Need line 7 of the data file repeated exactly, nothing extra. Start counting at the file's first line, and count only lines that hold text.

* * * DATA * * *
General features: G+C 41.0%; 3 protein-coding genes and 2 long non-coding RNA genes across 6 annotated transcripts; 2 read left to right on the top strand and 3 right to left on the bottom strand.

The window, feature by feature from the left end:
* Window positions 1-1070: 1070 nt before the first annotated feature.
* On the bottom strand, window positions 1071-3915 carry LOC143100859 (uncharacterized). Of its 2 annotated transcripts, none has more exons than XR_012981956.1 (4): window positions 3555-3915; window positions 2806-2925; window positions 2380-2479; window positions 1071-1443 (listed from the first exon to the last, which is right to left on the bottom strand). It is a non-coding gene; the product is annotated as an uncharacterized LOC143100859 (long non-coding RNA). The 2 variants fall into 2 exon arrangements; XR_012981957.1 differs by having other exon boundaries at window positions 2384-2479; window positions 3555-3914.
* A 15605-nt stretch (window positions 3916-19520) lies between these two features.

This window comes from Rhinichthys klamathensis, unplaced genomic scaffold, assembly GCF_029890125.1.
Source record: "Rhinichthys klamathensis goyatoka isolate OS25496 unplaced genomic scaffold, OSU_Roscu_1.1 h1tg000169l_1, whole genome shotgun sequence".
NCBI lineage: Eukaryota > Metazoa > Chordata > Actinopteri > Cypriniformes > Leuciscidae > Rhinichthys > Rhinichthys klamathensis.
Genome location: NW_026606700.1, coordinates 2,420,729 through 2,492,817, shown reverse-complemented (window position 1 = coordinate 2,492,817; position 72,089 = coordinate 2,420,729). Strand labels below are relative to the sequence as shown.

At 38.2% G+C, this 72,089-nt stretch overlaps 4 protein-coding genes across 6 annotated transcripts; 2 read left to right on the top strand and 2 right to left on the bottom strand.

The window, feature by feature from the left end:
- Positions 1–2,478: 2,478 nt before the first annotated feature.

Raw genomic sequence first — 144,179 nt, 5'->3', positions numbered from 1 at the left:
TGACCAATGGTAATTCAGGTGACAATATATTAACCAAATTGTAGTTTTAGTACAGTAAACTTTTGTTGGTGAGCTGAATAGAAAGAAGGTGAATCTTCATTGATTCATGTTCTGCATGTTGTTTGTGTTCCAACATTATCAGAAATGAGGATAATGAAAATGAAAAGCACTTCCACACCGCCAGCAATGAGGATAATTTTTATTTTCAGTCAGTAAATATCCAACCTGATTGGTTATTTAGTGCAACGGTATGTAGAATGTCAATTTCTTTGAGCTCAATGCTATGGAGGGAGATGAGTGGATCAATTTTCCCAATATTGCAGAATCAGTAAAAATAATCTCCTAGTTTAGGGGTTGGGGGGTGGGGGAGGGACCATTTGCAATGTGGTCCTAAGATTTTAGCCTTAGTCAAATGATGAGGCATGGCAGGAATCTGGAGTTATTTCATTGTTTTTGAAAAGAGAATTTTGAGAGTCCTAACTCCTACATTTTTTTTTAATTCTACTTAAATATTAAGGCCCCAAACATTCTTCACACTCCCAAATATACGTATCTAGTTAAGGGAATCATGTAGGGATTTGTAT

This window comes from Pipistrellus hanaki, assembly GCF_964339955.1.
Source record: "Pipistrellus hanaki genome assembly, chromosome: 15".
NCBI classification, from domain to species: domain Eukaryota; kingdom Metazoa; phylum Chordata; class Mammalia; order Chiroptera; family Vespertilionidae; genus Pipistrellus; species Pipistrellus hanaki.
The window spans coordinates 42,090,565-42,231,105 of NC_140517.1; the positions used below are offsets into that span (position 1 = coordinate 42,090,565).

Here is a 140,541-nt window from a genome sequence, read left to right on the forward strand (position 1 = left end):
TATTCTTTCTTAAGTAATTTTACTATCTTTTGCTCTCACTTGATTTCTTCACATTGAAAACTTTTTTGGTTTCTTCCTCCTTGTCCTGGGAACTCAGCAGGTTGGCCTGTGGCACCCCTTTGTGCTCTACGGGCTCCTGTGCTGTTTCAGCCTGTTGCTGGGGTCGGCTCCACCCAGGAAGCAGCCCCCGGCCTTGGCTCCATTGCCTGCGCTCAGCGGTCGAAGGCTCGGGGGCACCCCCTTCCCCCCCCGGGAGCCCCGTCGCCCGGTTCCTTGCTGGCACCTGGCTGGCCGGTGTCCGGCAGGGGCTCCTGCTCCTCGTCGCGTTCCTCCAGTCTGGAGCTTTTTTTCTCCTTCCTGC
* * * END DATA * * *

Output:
Source record: "Rhinichthys klamathensis goyatoka isolate OS25496 unplaced genomic scaffold, OSU_Roscu_1.1 h1tg000169l_1, whole genome shotgun sequence".